14 of 14 people found the following review helpful
The definitive text of the London sixties underground,
By A Customer
This review is from: Days In The Life: Voices from the English Underground, 1961-71 (Paperback)
Jonathon Green's 'Daysn the Life' was a particular revelation to me, finding it as I did in a Singapore airport bookstore. My flight was called, and foolishly I left for Jakarta without buying it, despite having read 20 pages in fascination.
It wasn't until six months later that I bought it and read it and re-read it until it fell apart. The scope of the book is so much greater than just the sixties and its often moribund nostalgia.
As a direct consequence of reading Green's book, I became a writer and wrote my own book on Syd Barrett of the Pink Floyd, whom I learned a great deal about through 'Days in the Life'.
Green was kind enough to allow me full access to his unedited interviews when I met him in London. A charming man with an acerbic and quick wit, Green's book reflects his passionate scholarship.
Suffice to say, I urge you to read 'Days in the Life' post-haste, as well as Green's subsequent 'All Dressed Up'. They are nothing short of remarkable.
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Initial post: 31 Jan 2014 22:23:55 GMT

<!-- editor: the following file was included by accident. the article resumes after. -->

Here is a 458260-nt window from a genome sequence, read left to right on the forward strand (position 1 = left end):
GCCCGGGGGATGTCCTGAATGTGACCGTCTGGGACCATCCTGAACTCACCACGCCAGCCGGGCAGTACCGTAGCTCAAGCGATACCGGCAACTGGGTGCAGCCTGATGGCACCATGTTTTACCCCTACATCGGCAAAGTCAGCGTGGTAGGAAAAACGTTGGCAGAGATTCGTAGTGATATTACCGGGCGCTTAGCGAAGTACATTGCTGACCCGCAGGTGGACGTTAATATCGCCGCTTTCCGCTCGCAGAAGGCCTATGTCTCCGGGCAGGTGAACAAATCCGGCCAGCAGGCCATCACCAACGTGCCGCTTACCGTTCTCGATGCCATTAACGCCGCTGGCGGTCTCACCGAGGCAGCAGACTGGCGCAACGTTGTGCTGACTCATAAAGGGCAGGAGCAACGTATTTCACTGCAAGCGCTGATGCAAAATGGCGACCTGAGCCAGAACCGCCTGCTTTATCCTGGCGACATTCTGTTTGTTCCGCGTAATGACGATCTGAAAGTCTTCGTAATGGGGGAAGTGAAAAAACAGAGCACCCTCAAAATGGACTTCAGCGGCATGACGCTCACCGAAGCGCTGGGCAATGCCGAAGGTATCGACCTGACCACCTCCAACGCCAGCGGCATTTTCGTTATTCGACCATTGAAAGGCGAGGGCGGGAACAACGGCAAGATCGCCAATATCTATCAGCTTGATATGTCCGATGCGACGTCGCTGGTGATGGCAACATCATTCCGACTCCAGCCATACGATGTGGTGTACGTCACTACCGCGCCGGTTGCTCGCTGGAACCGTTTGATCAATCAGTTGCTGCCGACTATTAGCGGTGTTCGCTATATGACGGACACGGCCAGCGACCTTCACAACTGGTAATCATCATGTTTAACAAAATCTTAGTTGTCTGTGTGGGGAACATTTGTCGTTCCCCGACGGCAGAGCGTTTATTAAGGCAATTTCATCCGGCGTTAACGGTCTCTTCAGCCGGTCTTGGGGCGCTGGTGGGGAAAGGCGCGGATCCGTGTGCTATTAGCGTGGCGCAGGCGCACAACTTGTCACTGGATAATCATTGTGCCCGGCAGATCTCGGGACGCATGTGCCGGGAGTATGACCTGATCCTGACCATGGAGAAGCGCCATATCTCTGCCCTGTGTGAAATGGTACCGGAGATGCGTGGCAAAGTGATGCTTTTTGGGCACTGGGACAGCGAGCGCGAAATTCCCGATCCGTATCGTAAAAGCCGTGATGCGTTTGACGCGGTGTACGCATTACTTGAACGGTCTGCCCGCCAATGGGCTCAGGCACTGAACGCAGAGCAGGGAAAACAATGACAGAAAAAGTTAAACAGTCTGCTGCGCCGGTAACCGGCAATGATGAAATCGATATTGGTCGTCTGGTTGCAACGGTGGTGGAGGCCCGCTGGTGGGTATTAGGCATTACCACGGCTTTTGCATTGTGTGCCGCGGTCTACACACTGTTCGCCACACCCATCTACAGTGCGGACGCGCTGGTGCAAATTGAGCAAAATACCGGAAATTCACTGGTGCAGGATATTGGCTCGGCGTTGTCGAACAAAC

Michael K says:
I found Jonathon's "Days in the Life' in a Greenwich bookstore in London for £1 and bought it merely because of the price (and maybe title) in the late 90's.
It was some time before I opened it but when I did, as you say, I started to read and re-read and consult it like some kind of encyclopedia.
Many years later I found that my brother had thrown it out of my parents house where I'd left it while visiting.
I am serious when I say I have not spoken to him since!
This book is a treasure. I have heard of the 'extended mix' of unpublished interviews and wish that JG would find a publisher who would take this unedited version to the shops.
I can understand that this may only NOW be possible with digital reissuing and hope that you, sir, who have contact with JG might make such a suggestion, particularly now a fellow diligent on the period, the incomparable Mark Lewisohn has opened up this 'extended special edition' as a genre.
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